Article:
Fortunately, she says, in Latin America the stories have not dried up, and so we have the cinema that Hollywood wanted to have.
Nubia Piqueras Grosso
They met 32 years ago and have been united ever since by a passion that transcends even love: cinema. They make an enviable team; she handles the scripts and he takes care of direction and filming.
“Arturo Ripstein and I met through work, after I wrote the first script for him, and we became a couple when I wrote the second”, recalls renowned Mexican screenwriter Paz Alicia Garciadiego in an exclusive interview with PL.
Although she wrote film scripts for other directors on two occasions, she recognises that it wasn’t the same: “we no longer even need to discuss the unnecessary things in a film.
“So far, we’ve done 15 films together, so it’s an easy process. We also have the same aesthetics, if not we wouldn’t continue”, she states.
– And what is it like to work for him?
There could be no other answer: “Normally, I discuss what I want to write with him, as part of my creative process, and sometimes he tells me which ideas appeal to him. But the most important work we do together is defining the purpose of the story and what we are saying with it.
“Ripstein is the sort of director that if I ask about the camera movement, he gives me reasons relating to the story, not technical ones. I understand the reasoning behind his mise-en-scène and this is very gratifying for me, it’s something I didn’t find with the other directors I worked with”, she says.
But that’s not all: “I almost always write with (Arturo) Ripstein and for Ripstein, and once I start I ask him what he thinks of so-and-so for the role”, she explains, referring to the casting of actors, a task she also shared with associates on the film set.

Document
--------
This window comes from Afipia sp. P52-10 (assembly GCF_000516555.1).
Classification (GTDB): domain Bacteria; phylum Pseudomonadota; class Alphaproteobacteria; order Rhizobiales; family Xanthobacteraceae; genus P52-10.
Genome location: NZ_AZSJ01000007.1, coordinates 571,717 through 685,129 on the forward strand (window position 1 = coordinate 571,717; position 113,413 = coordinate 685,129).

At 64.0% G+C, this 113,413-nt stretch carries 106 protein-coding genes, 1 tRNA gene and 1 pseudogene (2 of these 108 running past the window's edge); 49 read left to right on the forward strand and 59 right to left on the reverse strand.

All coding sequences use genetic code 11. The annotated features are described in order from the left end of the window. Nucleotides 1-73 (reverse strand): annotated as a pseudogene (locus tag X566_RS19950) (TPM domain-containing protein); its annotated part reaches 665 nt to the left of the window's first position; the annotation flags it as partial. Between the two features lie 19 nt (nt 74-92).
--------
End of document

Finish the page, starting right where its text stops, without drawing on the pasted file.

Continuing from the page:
“I had an assistant from Cuba who did around seven films with us and she constantly travelled from Cuba to Mexico to work with us. One of the exercises I did with her was to ask which actor would bring the character in the story I was writing to life, and in most cases, she got it right”, remembers Alicia Garciadiego.
“In my case, when I write scripts I am thinking of the actor who will personify the story. I know almost all the actors in casting and I pay attention to those whose acting I like. I try to follow their tone of voice, inflection and physique, so that they are the protagonists”, she says. However, her greatest privilege is not having a good ear or being the screenwriter for a film project, but being the wife of the director. This allows her to go to the studios every day and not suffer the same fate as her colleagues.
“Screenwriters always complain that directors hijack their creation, make alterations and in the end the story is not as they wrote it. However, when you are on the set you are a participant and therefore complicit in any change, so they don’t snatch away your story, instead you see it from within”.
For Alicia, telling a story through images and narrative are key to creating a good film script, in which the main attraction is the way in which the story is told, rather than the characters or messages.
No “El coronel no tiene quien le escribe” (One writes to the colonel) is testimony to this. One of her best-known works, it is based on the 1961 novel of the same name by deceased Nobel Laureate (1982) Gabriel García Márquez.